‘Sewol’ wreck to be loaded to vessel
SEOUL: South Korean efforts to bring a sunken, 6,800-tonne ferry back to land cleared an obstacle yesterday after divers cut off a vehicle ramp that had been dangling from the ship and hindering efforts to raise it.
Removing the ramp allowed workers to raise the ferry to a height where it can be loaded onto a semi-submersible transport vessel to be sent to a port.
More than 300 people — most of whom were students on a high school trip — died when the Sewol sank on April 16, 2014, touching off an outpouring of national grief and soul-searching about long-ignored public safety and regulatory failures.
Public outrage over what was seen as a botched rescue job by the government contributed to the recent ouster of Park Geunhye as president.
Salvage crews raised the Sewol until its upper side was about 13m above the water’s surface so that they could load it onto the transport vessel about 3km away.
Workers plan to complete loading the ferry by midnight yesterday.
Workers on two barges began the salvaging operation on Wednesday night, rolling up 66 cables connected to a frame of metal beams divers spent months placing beneath the ferry.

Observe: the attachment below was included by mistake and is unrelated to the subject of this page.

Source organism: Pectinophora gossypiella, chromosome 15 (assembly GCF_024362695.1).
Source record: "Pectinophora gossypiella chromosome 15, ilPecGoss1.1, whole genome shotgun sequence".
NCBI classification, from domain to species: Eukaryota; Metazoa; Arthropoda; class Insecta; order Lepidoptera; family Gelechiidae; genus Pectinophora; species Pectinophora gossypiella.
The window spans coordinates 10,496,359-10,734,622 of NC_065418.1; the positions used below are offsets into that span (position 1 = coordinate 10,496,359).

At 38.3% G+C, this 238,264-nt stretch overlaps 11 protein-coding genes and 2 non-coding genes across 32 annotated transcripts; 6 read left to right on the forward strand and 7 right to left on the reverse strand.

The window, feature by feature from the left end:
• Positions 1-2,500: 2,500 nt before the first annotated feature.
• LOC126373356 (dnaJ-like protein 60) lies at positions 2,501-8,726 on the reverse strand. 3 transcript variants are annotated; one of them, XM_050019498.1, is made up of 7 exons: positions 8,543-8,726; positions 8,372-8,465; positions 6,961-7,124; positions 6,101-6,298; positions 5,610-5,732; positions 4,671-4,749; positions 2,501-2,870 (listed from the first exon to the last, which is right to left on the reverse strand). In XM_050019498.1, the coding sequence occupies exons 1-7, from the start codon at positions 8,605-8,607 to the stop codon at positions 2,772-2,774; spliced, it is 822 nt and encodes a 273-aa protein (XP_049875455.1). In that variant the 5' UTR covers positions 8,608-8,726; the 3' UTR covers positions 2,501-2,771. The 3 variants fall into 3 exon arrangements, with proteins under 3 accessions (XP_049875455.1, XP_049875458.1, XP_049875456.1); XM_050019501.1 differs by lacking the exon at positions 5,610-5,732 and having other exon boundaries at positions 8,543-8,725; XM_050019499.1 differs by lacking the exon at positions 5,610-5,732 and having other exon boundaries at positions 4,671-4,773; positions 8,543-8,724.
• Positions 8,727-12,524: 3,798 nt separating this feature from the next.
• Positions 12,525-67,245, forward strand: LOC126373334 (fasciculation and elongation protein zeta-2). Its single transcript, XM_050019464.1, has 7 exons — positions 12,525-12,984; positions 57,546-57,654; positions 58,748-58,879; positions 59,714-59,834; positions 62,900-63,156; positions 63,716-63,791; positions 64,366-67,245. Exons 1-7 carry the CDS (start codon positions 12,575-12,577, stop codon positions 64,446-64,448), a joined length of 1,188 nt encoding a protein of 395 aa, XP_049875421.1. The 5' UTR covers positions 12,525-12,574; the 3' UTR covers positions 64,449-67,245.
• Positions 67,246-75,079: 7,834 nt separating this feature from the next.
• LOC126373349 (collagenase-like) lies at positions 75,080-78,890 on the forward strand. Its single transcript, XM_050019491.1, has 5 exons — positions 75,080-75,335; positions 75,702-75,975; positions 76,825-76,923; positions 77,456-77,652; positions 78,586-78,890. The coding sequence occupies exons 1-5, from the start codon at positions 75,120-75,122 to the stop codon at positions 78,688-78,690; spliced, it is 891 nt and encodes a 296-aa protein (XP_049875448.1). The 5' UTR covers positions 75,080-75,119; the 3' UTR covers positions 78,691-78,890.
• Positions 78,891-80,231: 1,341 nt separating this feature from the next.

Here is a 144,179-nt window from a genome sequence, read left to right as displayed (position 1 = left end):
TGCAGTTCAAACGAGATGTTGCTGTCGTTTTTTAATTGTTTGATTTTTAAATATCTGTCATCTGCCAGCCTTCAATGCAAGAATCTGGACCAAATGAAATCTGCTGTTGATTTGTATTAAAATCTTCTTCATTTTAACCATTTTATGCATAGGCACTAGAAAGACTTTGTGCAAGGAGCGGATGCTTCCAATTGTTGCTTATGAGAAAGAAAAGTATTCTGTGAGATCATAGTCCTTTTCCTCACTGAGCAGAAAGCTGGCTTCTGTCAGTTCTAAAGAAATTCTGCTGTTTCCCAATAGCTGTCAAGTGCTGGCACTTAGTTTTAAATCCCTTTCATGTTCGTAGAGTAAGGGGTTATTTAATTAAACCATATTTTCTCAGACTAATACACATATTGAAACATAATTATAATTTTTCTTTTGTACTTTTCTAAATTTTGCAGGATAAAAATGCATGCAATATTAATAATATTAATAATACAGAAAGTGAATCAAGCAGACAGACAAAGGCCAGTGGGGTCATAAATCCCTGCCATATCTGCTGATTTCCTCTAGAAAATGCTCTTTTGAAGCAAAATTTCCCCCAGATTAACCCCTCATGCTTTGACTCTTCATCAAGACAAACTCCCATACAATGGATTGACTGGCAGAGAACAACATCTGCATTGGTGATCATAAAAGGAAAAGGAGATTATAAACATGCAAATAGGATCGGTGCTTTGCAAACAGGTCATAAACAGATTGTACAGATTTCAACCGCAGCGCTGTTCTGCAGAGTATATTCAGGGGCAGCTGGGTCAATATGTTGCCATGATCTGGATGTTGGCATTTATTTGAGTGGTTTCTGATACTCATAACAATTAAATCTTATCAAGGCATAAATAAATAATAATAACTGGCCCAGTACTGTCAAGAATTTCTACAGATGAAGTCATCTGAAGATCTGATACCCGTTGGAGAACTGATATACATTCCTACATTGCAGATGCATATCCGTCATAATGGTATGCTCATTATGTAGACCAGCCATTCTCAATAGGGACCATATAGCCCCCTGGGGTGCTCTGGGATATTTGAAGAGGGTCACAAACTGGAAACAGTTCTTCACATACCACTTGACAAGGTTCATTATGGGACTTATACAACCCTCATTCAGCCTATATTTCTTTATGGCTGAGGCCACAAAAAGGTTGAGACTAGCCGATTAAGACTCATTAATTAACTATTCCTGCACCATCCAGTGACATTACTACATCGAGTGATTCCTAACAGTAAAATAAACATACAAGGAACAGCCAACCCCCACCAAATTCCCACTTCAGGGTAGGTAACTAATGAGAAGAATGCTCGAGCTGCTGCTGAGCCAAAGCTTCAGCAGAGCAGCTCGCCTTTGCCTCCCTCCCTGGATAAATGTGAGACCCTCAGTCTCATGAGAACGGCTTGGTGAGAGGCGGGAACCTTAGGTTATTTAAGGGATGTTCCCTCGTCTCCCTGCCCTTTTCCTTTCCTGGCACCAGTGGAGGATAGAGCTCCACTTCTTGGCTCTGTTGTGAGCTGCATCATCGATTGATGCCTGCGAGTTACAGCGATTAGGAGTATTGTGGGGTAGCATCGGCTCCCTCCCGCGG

The bodies of 295 passengers were recovered after the sinking, but nine are still missing.
Relatives, some of whom were watching from two fishing boats just outside the operation area, hope those remains will be found inside the ferry.
Some cried as they watched the emerging wreckage with telescopes.
Once the Sewol is loaded onto the transport vessel, it will take about two weeks for it to reach a port 90km away in the city of Mokpo.
Workers will then begin clearing mud and search for the remains of missing victims.
An investigation committee will also search for clues that could further explain the cause of the sinking, which has been blamed on overloaded cargo, improper storage and other negligence.
Workers salvaging the wreck of the ‘Sewol’ ferry, off the coast of South Korea’s southern island of Jindo yesterday.